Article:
I love handheld gaming. As much as I have to concede the superior picture quality of a good gaming TV and high-powered console, I almost always find myself lapsing into a more casual setup – lying on the sofa, tucked up in bed, or lounging on a windowsill like a Jane Austen heroine with a penchant for roguelikes and action RPGs.
This penchant for the casual has meant that the upcoming Playdate handheld console has fully captured my attention, offering a sleek, modernized take on the GameBoy with a bright yellow aesthetic, a host of indie 1-Bit games, and a bewildering crank mechanism like nothing else on the market. There’s even an optional speaker accessory with a pencil holder, turning the Playdate into a cute and quirky deskside companion in a way that bulkier gaming machines simply couldn’t achieve.
But the main draw of Playdate is in what it acts as a platform for, with a wave of custom-made indie games having been created for the unique handheld, acting as a palette cleanser in a sea of mainstream titles and AAA franchises with near-identical controllers or mouse-and-keyboard inputs. Ever wanted to play a zine? That’s what the Playdate feels like.
However, Playdate is having to share the limelight with a number of other handheld console announcements this year – all of which are sure to get more attention and more gamers’ cash.
The Nintendo Switch OLED is set to bring a serious picture upgrade to the hybrid console when it releases in October this year, improving its handheld experience with a larger seven-inch OLED panel and more stable kickstand, even if there aren’t any upgrades for those who tend to keep their Switch docked for use with their television.
Both of these consoles are exciting in their own right, and the key question for most handheld gamers in the coming year will be which to opt for. In my case, though, only the Playdate is likely to get my cash.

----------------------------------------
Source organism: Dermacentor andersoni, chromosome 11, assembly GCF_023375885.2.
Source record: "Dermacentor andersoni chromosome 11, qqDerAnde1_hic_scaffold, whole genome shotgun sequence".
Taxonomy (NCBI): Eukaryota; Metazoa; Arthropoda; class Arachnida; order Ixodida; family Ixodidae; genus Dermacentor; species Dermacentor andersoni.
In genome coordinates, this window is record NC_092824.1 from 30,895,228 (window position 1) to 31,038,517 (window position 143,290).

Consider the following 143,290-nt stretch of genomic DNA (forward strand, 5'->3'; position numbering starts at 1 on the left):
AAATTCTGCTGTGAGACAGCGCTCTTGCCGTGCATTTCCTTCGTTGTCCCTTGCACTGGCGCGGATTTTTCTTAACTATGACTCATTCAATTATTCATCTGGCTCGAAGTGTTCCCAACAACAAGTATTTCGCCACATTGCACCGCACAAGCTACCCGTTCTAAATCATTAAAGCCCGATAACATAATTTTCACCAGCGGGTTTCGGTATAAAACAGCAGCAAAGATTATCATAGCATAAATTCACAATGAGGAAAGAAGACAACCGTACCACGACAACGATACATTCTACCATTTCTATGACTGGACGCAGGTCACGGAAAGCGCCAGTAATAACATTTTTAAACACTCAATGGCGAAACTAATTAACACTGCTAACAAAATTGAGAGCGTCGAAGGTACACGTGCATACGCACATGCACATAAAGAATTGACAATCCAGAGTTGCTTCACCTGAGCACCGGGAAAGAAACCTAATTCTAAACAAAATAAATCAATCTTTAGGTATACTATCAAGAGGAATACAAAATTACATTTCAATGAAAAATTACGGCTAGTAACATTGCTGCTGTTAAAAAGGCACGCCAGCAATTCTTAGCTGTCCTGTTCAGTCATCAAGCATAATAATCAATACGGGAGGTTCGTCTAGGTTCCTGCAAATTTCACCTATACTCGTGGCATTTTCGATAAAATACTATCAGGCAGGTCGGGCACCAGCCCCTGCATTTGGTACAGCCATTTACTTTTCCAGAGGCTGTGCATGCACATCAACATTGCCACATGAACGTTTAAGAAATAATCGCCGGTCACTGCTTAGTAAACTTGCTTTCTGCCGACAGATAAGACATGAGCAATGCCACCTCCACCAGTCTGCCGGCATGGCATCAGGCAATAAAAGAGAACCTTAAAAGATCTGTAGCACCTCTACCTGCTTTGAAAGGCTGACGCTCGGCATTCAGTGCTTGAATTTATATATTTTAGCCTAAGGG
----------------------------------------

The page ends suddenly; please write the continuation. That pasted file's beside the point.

It’s a date
I’ve had a Nintendo Switch for the past two years, and as keen as I’d be to improve the handheld experience – indeed, that’s what I begged Nintendo for earlier in the year – the chance for a wholly different console with its own unique inputs and suite of exclusive indie games is too good to pass up.
These indie games will certainly be relatively short affairs – no 100-hour RPGs here – but when the publisher behind Firewatch and Untitled Goose Game makes a gaming console, you pay attention.
Panic has a reputation for putting out both quality narratives and brilliant silliness, and the upcoming season of Playdate games (with two releasing each week in the two months after the console launch) looks set to continue that legacy. It even includes a title called Mars After Midnight from the developer behind Return of the Obra Dinn, a critically-acclaimed 1-bit mystery game, so it’s clear this isn’t just a platform for first-draft or otherwise-discarded game ideas.
Crucially, though, the PlayDate console will finally be available to pre-order from July 29 – retailing for $179 (around £125 / AU$230) at launch. The first 20,000 preorders should ship in late 2021, with remaining orders being fulfilled in 2022.
That’s only slightly less than the price of a Nintendo Switch Lite, but around half what you’d pay for the Nintendo Switch OLED (which will retail for $349.99 / £309.99 / AU$539) and far less than any of the upcoming Steam Deck models (which start at $399 / £349 for the basic version and cap at almost twice that amount).
Given I already have a mainline Nintendo Switch, the Playdate allows me to get a brand new, secondary console for half the price of a mid-cycle Switch OLED upgrade. And, as I’m not much of a PC gamer, I don’t have a bulging Steam library just waiting to be ported onto a portable device. I would be starting effectively from scratch, and no doubt paying through the nose to get the Steam Deck hardware as well as a smattering of quality PC games. Not so with the Playdate, which bundles its games in for free with that $179 price tag.
It’s easy to dismiss the Playdate as a hipster console – a quirky, overly-yellow side piece that can’t offer the vast capabilities of more mainline gaming machines. But if you’re after something different, and don’t feel the urgency to buy a premium Switch or portable gaming PC – especially if you have an existing Switch model or desktop gaming PC in your life already – it could offer a refreshing tonic to your regular gaming staples. It’s certainly the only console I’m excited to buy in the coming year.